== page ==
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  • Deane W. Malott is inaugurated as KU’s eighth chancellor, becoming the first alumnus and native Kansan to lead the University.
  • Elizabeth M. Watkins begins building her philanthropic legacy to the University of Kansas with the opening of Watkins Scholarship Hall, named in honor of her late husband.
  • The University celebrates Armistice Day by formally dedicating Memorial Stadium, built to honor the 130 KU students and alumni who gave their lives in World War I.
  • Eight KU professors establish the University’s chapter of the prestigious Phi Beta Kappa honor society, the first west of the Mississippi and the 31st nationwide.
  • More than six years after breaking Jim Thorpe’s decathlon record, James Bausch – KU football, basketball, and track star extraordinaire – makes an unexpected visit to his alma mater.
Eight KU professors establish the University’s chapter of the prestigious Phi Beta Kappa honor society, the first west of the Mississippi and the 31st nationwide.
The University celebrates Armistice Day by formally dedicating Memorial Stadium, built to honor the 130 KU students and alumni who gave their lives in World War I.
With no other candidates willing to take the job, Dr. Harry R. Wahl, professor and department chairman of pathology, is named acting dean of the KU School of Medicine, inaugurating a 24-year period that will become known as “The Wahl Years.”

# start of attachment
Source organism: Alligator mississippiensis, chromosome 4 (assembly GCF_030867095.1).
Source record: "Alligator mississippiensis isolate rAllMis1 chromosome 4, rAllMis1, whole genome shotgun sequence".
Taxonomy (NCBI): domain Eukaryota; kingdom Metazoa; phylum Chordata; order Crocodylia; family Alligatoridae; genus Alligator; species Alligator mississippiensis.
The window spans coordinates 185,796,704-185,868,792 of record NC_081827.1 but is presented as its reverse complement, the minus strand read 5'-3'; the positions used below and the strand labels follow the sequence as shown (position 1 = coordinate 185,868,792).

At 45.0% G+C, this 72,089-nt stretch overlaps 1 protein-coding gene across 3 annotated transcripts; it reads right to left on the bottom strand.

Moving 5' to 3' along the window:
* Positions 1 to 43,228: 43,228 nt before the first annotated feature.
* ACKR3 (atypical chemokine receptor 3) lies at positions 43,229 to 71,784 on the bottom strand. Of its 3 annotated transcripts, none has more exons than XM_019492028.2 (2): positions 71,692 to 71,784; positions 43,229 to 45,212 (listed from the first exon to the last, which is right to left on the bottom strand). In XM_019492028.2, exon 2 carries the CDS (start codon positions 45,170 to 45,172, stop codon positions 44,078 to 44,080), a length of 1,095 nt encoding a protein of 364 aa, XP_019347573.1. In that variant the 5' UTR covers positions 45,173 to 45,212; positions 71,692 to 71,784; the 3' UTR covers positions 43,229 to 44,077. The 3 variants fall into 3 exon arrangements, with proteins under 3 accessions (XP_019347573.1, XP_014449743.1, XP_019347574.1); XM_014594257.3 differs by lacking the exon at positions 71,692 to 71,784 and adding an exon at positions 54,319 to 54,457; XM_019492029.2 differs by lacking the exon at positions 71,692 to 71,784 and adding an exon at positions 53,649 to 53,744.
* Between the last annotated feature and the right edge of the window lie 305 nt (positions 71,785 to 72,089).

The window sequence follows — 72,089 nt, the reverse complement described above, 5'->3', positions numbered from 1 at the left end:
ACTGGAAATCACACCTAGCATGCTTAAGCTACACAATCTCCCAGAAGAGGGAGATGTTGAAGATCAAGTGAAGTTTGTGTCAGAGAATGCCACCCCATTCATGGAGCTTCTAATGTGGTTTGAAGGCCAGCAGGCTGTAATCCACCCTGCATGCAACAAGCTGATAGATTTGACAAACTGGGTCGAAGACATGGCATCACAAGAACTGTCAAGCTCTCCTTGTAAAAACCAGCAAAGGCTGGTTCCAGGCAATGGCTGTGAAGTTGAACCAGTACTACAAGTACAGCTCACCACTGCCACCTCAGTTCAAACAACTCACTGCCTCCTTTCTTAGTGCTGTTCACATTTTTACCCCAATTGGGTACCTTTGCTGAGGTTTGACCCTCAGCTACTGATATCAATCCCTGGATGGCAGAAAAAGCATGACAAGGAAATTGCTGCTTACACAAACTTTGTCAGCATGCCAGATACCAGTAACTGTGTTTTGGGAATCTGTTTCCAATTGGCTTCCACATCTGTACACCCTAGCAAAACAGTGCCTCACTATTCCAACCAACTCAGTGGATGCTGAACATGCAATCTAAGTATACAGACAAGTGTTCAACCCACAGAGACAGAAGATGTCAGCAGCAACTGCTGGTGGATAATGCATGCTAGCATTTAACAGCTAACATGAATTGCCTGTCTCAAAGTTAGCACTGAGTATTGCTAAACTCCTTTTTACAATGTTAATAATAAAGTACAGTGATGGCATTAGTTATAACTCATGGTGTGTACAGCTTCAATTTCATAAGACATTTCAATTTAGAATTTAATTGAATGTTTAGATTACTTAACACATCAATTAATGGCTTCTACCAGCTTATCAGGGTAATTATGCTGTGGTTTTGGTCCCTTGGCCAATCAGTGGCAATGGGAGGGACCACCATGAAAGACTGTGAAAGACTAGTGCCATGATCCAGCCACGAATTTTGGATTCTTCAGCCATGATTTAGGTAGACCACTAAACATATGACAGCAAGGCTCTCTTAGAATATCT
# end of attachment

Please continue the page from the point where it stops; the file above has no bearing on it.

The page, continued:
KFKU, the University’s first radio station, makes its inaugural broadcast.
A ceremony complete with military honor guard marks the laying of the cornerstone of the Kansas Memorial Union building.
Elizabeth M. Watkins begins building her philanthropic legacy to the University of Kansas with the opening of Watkins Scholarship Hall, named in honor of her late husband.
Watkins Memorial Hospital is officially opened in what is now present-day Twente Hall.  
Kansas Representative William H. Blount convenes a hearing in Topeka to investigate racial discrimination at the University of Kansas, with particular focus on the Medical School’s exclusionary practices that prevent African American students from completing medical degrees at KU.
Under pressure from civil rights leaders and Kansas Governor Walter Huxman, the Kansas Board of Regents votes to prohibit the de facto practices that had prevented African American students from completing their medical education at the University of Kansas School of Medicine.
More than six years after breaking Jim Thorpe’s decathlon record, James Bausch – KU football, basketball, and track star extraordinaire – makes an unexpected visit to his alma mater.
Deane W. Malott is inaugurated as KU’s eighth chancellor, becoming the first alumnus and native Kansan to lead the University.
KU begins renovations that will transform the former official chancellor’s residence at 1345 Louisiana Street into a men’s scholarship dormitory known as Carruth Hall.
After obtaining a federal priority rating by agreeing that Lindley Hall would “assume defense tasks” for the duration of World War II, KU begins work on the construction of its new mineral industries building.
The School of Nursing is established as a co-equal academic unit of the KU Medical Center
Spooner Hall, the oldest continuously used academic building on the campus of the University of Kansas, marks its one-hundredth anniversary.
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